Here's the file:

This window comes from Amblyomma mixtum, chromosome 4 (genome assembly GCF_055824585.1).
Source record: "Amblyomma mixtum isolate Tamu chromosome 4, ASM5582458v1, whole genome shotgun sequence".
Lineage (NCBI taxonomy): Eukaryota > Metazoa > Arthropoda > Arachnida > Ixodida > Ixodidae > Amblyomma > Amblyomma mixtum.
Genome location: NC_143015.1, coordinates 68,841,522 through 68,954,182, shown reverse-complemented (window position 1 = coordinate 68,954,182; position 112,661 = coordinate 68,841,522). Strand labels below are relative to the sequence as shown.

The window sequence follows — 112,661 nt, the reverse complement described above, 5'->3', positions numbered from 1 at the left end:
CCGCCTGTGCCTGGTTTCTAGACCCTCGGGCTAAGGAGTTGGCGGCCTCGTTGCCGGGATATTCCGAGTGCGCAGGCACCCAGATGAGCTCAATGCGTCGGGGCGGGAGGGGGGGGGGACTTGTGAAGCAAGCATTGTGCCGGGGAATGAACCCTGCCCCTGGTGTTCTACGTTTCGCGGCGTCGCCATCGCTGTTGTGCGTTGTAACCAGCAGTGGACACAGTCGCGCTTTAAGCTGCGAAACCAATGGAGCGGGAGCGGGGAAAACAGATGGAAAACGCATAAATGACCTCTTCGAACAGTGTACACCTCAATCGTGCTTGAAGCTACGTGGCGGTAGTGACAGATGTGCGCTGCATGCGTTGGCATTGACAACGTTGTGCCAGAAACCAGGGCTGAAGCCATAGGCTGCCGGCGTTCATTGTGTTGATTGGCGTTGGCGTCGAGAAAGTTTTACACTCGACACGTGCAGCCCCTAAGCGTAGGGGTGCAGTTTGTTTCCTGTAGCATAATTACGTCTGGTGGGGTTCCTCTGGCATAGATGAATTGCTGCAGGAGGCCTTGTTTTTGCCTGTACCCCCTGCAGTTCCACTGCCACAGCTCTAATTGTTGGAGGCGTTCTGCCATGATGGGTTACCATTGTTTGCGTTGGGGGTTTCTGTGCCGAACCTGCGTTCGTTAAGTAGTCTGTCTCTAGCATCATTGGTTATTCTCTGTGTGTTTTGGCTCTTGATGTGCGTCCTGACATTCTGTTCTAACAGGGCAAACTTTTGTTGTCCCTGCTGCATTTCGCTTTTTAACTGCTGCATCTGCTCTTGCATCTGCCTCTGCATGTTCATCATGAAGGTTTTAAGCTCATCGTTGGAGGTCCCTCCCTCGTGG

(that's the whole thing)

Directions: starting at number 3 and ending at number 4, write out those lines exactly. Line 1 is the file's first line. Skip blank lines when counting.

Lineage (NCBI taxonomy): Eukaryota > Metazoa > Arthropoda > Arachnida > Ixodida > Ixodidae > Amblyomma > Amblyomma mixtum.
Genome location: NC_143015.1, coordinates 68,841,522 through 68,954,182, shown reverse-complemented (window position 1 = coordinate 68,954,182; position 112,661 = coordinate 68,841,522). Strand labels below are relative to the sequence as shown.